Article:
Last week's VMA onslaught of letters against the NLP marks the beginning of a predictable role reversal for Oak Park's perennial "non-political" political party.
Not surprisingly, the now vanquished VMA majority who held absolute control for the 50 years prior to April 2005 is upset to find that decisions are being made that they don't agree with. Everything isn't going their way anymore. Believe me, I know how they feel.
But, the NLP majority should not ignore the concerns of VMA stalwarts. To do so, would be to emulate the behavior of past VMA boards. Ignoring groups with legitimate concerns was wrong when VMA boards did it, and it's equally wrong now. Some, but far from all, of the criticism leveled last week is fair and all board members NLP and otherwise should be listening.
The vote on the Corinthian College lease proposal at the Marshall Field's building was wrong. The citizen commission made a recommendation, and while sometimes a board may disagree with such a recommendation, the predominant view should be to follow the commission's lead. This board didn't do that. Instead, they focused on a number of largely irrelevant concerns and voted it down. C'mon trustees, there are no windows in that building. What else are we going to get there, a prison?
The decision to slap Whiteco on the parking garage fast track was wrong. NLP board members seem to have chosen a principled fight for what they believe is in the best financial interests of Oak Park. While buying Whiteco out now would be cheaper than fulfilling the contract, the Whiteco decision is done. They have a contract. Unless Whiteco volunteers to alter it, the village has obligations. While they are obligations undertaken by an arrogant VMA board that ignored the financially lopsided stupidity of a poor project, the board has no right to ignore them. The political and commercial market perception costs of reneging on such a decision are too high.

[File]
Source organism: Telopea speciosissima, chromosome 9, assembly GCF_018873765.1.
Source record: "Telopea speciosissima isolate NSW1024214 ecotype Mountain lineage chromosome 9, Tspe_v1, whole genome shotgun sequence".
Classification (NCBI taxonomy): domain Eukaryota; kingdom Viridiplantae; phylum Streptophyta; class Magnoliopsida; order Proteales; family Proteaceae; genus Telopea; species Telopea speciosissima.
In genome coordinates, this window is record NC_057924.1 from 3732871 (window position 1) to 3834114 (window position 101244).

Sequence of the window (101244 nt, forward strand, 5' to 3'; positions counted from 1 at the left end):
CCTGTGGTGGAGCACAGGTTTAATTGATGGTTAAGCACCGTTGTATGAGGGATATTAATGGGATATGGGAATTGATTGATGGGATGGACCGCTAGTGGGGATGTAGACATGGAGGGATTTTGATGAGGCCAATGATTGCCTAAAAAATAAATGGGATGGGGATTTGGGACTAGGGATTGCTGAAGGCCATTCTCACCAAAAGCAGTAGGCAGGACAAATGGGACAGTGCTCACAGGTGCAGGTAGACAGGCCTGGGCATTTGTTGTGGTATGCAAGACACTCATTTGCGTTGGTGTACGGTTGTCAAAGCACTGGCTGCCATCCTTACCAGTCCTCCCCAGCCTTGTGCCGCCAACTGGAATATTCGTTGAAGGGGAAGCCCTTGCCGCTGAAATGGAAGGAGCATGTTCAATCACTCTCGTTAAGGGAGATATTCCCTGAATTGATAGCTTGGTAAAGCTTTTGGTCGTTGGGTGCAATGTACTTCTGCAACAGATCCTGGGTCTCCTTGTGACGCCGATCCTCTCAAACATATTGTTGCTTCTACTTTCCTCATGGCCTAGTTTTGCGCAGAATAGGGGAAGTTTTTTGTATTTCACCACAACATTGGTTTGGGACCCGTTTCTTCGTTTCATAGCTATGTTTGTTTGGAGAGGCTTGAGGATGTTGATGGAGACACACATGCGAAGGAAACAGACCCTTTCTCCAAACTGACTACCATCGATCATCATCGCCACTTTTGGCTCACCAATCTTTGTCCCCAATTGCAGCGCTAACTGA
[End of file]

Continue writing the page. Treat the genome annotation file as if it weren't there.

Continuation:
Now is a time when the NLP should be proving it can move us forward not backward. I respect the fight for principle, but I think they should be focused on this board's future good decisions and not the last board's shockingly poor ones.
That said, the board is on the right track in a number of areas. They were right to question the level of expenditures in the diversity assurance program. The board didn't deny any grants, it simply did some trimming. Being fiscally conservative is sensible. This cost trimming should be the first step in additional cost reductions that come during the budget cycle.
VMA-led village boards as far back into history as the eye can see have approved increased spending year after year. It's time to put the brakes on spending. But to question the current village board's commitment to diversity is beneath contempt. No group of people is more committed to diversity in Oak Park than are they. To say otherwise, is exactly the kind of smear tactic that this paper chastised the VMA for during the last election and has no place in the debate.
The board chose an excellent sixth trustee. You would get a unanimous vote from all Oak Parkers that it took too long.
But, the result is superb. Village President Pope published a long list of criteria that was unanimously agreed to by the board. Trustee Brady clearly meets those criteria. She has strong business skills, excellent decision making experience, and deep care for this community. The 6-1 vote on this matter is a testament to Pope's leadership. The quality is good, the speed must be improved.
But the reddest of herrings being orchestrated by the vanquished VMA, is that somehow the very form of our Village Manager government is under attack by the NLP.
That's just plain silly. The board has taken no action that threatens the form of government in Oak Park. Nor have they indicated any intention to do so. Establishing a personnel committee is a reasonable step that does nothing to jeopardize the village manager's authority. In any corporation in America an employee has an alternative place to go when issues arise. Why should village employees be any different?
Even more ludicrous is the suggestion that consulting with outside counsel threatens the village manger's authority. Hogwash! How can expert opinion be detrimental?
Those of us who voted for the current board believe that, to date, trustees have done more good than harm. It takes time for a group of people to gel.
Goal setting seems to have gone well. The budget is next. The proof will be in the pudding.